20 June 2010
Fathers and Crosses
12th Sunday in Ordinary Time – C – 20 June 2010 (Father’s Day)
Readings: Zech 12:10-11; Ps 63:2,3-4,5-6,8-9; Gal 3:26-29; Lk 9:18-24
Today we celebrate Fathers’ Day, and the Gospel talks about the way of the cross. Here are two themes that somehow connect with each other. Maybe because fatherhood is a natural way of the cross, or because for some families the cross they have to bear is a wayward father.
I. Who do you say that I am?
In today’s Gospel passage, Jesus first asked His disciples “Who do people say that I am?” as a way of introducing His real question: “Who do you say that I am?”
After some time of being together, Jesus decides to do a process check. And once again, He takes the opportunity to inject a dose of revelation. “Who do you say that I am?” is both a question of identity and relationship.
Peter declares: “You are the Christ of God.” Jesus affirms that he is right, proceeds to teach what it means in the concrete, and then prompts us to ask ourselves the question: “Yes, Jesus is the Christ of God, but who is He to us?”
Gal 3,26 helps us answer: “Through faith you are all children of God in Christ Jesus.” If we continue reading the succeeding verses (the entire Second reading), we would learn that we become children of the Father since we have been baptized in Christ, clothed with Christ and are one in Christ.
In short, He is our everything. We are His disciples. This should lead us to ask ourselves yet another set of questions:
a. What have I done for Christ?
b. What am I doing for Christ?
c. What ought I to do with Christ?
Jesus tells us precisely what we need to do for Him in Lk 9,23: “If anyone wishes to come after me, he must deny himself and take up his cross daily and follow me”.
II. The Way of the Cross
Christ’s identity is integrally intertwined with His mission on the cross. Thus, our discipleship as well should be identified with our following the way of the cross.
1. The way of the cross is a counter-culture to the cult of the here and now.
It exposes the mind-sets of success at all cost, freedom without responsibility, and happiness without concern for others, as both shallow and sham. The way of the cross is also quite opposite to a kind of faith that shuns the discipline of “religion” in favor of an individualistic eclectic feel good spirituality in vogue nowadays.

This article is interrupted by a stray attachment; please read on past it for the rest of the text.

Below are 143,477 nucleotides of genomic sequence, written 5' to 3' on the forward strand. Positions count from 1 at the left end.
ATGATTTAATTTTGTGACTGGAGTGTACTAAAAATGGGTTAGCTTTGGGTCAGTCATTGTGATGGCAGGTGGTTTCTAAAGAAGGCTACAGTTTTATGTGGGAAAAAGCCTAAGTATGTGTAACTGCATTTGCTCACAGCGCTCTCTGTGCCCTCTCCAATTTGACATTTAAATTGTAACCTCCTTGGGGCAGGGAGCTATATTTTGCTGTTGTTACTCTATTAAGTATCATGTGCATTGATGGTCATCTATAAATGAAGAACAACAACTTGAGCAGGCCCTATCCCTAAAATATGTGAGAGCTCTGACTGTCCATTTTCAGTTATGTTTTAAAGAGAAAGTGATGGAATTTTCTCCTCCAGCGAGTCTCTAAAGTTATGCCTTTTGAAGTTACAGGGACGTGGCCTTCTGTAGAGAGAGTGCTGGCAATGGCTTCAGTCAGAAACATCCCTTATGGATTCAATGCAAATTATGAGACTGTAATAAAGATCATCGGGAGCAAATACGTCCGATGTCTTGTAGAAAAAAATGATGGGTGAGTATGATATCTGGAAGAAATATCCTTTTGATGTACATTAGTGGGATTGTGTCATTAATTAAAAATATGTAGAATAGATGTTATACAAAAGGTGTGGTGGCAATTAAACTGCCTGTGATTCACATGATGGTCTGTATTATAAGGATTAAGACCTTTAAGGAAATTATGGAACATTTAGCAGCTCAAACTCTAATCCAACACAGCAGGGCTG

It acknowledges the reality of toil and suffering, and proposes their redemptive quality. But it is not in any way negativistic for it points to the promise of joy and glory, the joy of the Lord’s presence and the glory of the resurrection. It presupposes God’s abiding love guiding, strengthening and rewarding those who choose to tread the way.
The way of the cross points us to the values of eternity and our capacity for transcendence.
2. The way of the cross is a counter-culture to the cult of the self.
Practically all sadness and fear, hatred and division in the world may be traced to one overarching cause: self-centeredness, the cult of the self. Whenever people cannot yet transcend their narrow self-interests or need for self-promotion, there cannot be justice and peace. When the devil tempts us, he appeals to our self-centeredness.
Christ has shown us how one selfless act can redeem humanity. The witness of the saints through the ages has been a consistent testament to the power of selfless love to change lives, indeed, the world.
III. Fathers and Crosses
Today, here and in many parts of the world, we celebrate Fathers’ Day. And the Gospel’s message on the cross provides a fitting context to the vocation of fathers everywhere.
To be a father necessitates the kind of selfless love that puts the needs of his children before himself. To be a father necessitates that one enjoys or endures (as the case maybe) not only the present moment but plans ahead for the future, a future that he knows too well he will no longer be part of.
To be a father means to take the risk of disappointments and disrespect, of worrying endlessly whether there is food on the table, whether there is enough funds to send the children to school or to take care of their health, and whatever it is that concerns them. For some it may also mean grieving over the loss of their children by death or distance.
On the other hand, there are also families who are burdened by problematic fathers: those who are barely present, those who care too much that their love stifle their children’s growth, those who would not forgive or understand, those who are simply bad role models, those who abuse, those who abandon. In these families, their fathers are the crosses they have to bear.
It is a noble thing to bravely endure hardships for the sake of our loved ones or survive experiences of suffering and pain. However, when we follow the way of the cross, our hardships and suffering are elevated to a higher stature: they become an offering, a sacrifice, just like Christ’s sacrifice of Himself. As such they attain a power to change us for the better, and transform the hearts of those around us.
This sacrifice of ours is not an offering in order to appease an angry Father wronged by our sins. But in Christ, it becomes united with God’s work of redeeming and sanctifying the world. Thus, in a kind of holy irony or twist of fate, we become part of the Father’s offering of love and grace to the world.